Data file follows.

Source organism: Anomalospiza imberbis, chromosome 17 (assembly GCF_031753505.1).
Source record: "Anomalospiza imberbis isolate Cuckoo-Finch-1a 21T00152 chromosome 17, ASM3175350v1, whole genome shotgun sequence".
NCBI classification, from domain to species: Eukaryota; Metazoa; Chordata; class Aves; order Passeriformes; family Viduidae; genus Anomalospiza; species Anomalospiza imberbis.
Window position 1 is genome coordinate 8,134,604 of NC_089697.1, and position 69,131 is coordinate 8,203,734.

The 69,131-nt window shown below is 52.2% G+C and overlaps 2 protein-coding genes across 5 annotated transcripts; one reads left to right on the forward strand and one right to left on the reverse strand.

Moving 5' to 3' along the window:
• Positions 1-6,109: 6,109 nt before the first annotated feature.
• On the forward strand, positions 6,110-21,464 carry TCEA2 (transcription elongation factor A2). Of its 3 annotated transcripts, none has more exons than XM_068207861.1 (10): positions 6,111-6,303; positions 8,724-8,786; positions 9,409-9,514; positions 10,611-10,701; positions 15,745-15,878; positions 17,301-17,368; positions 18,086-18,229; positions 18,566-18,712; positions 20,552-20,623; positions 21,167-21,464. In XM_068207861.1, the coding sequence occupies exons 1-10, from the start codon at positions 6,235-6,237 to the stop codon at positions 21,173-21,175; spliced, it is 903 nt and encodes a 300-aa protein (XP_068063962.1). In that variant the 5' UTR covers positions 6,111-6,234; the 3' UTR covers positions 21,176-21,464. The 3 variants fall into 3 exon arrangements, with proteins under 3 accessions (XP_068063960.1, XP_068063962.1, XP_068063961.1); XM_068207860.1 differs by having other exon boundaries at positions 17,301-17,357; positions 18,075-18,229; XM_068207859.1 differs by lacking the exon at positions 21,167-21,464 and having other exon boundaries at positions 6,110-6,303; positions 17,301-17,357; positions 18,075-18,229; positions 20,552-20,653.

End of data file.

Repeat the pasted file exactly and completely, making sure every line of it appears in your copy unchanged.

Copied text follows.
Source organism: Anomalospiza imberbis, chromosome 17 (assembly GCF_031753505.1).
Source record: "Anomalospiza imberbis isolate Cuckoo-Finch-1a 21T00152 chromosome 17, ASM3175350v1, whole genome shotgun sequence".
NCBI classification, from domain to species: Eukaryota; Metazoa; Chordata; class Aves; order Passeriformes; family Viduidae; genus Anomalospiza; species Anomalospiza imberbis.
Window position 1 is genome coordinate 8,134,604 of NC_089697.1, and position 69,131 is coordinate 8,203,734.

The 69,131-nt window shown below is 52.2% G+C and overlaps 2 protein-coding genes across 5 annotated transcripts; one reads left to right on the forward strand and one right to left on the reverse strand.

Moving 5' to 3' along the window:
• Positions 1-6,109: 6,109 nt before the first annotated feature.
• On the forward strand, positions 6,110-21,464 carry TCEA2 (transcription elongation factor A2). Of its 3 annotated transcripts, none has more exons than XM_068207861.1 (10): positions 6,111-6,303; positions 8,724-8,786; positions 9,409-9,514; positions 10,611-10,701; positions 15,745-15,878; positions 17,301-17,368; positions 18,086-18,229; positions 18,566-18,712; positions 20,552-20,623; positions 21,167-21,464. In XM_068207861.1, the coding sequence occupies exons 1-10, from the start codon at positions 6,235-6,237 to the stop codon at positions 21,173-21,175; spliced, it is 903 nt and encodes a 300-aa protein (XP_068063962.1). In that variant the 5' UTR covers positions 6,111-6,234; the 3' UTR covers positions 21,176-21,464. The 3 variants fall into 3 exon arrangements, with proteins under 3 accessions (XP_068063960.1, XP_068063962.1, XP_068063961.1); XM_068207860.1 differs by having other exon boundaries at positions 17,301-17,357; positions 18,075-18,229; XM_068207859.1 differs by lacking the exon at positions 21,167-21,464 and having other exon boundaries at positions 6,110-6,303; positions 17,301-17,357; positions 18,075-18,229; positions 20,552-20,653.